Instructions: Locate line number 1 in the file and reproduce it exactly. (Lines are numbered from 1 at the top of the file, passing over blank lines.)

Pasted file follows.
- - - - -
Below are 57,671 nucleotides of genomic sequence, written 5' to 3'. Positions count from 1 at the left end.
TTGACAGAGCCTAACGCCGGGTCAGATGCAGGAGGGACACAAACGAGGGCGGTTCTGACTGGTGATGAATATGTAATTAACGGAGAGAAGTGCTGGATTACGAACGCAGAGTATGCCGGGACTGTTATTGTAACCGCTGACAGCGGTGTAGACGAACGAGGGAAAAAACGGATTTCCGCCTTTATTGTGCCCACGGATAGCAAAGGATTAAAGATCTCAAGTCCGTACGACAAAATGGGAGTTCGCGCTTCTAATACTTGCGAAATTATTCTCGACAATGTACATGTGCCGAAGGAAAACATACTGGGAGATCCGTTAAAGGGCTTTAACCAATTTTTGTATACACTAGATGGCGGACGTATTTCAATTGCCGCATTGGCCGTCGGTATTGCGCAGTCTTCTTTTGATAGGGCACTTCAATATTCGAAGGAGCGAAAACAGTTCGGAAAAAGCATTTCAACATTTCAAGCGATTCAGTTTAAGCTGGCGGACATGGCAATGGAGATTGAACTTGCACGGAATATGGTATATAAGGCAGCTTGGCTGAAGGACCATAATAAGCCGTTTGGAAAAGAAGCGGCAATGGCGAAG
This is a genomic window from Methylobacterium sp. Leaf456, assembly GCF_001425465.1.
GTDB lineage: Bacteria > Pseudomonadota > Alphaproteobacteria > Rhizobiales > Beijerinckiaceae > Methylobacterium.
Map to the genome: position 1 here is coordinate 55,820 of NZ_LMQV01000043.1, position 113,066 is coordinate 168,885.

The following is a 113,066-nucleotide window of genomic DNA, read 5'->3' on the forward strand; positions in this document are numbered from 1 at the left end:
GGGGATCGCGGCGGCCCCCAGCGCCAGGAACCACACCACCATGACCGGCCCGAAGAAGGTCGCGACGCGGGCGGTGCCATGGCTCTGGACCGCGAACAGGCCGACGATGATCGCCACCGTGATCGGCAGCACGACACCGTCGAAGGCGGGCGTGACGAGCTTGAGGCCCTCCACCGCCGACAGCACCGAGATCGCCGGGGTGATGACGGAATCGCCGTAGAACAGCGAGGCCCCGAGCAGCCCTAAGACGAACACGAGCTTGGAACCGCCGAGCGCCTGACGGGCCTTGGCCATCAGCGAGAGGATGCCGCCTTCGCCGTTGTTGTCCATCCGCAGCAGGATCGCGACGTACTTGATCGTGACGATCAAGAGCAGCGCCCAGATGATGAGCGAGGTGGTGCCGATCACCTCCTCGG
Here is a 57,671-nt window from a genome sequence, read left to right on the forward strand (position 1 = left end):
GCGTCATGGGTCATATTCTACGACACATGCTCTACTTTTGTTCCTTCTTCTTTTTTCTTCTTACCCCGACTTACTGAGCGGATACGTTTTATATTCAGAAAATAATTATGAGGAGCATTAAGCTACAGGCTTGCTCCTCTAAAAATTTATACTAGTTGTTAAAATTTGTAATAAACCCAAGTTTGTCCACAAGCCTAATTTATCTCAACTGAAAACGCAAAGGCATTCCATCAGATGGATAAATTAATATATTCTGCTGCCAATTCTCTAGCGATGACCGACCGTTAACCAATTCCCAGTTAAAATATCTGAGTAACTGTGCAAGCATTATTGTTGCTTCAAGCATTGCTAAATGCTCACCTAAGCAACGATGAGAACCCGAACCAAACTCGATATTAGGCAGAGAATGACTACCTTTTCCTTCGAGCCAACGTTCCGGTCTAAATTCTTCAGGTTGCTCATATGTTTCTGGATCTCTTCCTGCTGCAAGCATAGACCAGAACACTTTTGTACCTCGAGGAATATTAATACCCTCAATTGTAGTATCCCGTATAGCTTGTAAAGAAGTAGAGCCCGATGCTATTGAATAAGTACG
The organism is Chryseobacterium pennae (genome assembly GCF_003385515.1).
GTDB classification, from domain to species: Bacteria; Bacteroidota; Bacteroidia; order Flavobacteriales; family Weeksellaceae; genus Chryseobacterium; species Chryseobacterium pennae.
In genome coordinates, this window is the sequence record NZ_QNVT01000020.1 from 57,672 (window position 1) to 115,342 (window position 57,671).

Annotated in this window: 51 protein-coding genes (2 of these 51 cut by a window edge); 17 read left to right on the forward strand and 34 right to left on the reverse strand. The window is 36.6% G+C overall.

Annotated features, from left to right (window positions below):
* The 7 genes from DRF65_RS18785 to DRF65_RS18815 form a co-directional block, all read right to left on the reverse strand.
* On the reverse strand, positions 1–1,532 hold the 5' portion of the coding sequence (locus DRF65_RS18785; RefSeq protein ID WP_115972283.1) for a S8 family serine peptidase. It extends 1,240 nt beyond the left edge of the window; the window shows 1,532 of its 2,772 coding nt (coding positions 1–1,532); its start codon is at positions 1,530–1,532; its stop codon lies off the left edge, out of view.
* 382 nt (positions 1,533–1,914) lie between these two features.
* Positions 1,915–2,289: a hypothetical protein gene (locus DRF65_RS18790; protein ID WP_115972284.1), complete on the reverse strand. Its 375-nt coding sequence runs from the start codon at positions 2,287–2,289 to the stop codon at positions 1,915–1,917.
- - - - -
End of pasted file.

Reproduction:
Below are 57,671 nucleotides of genomic sequence, written 5' to 3'. Positions count from 1 at the left end.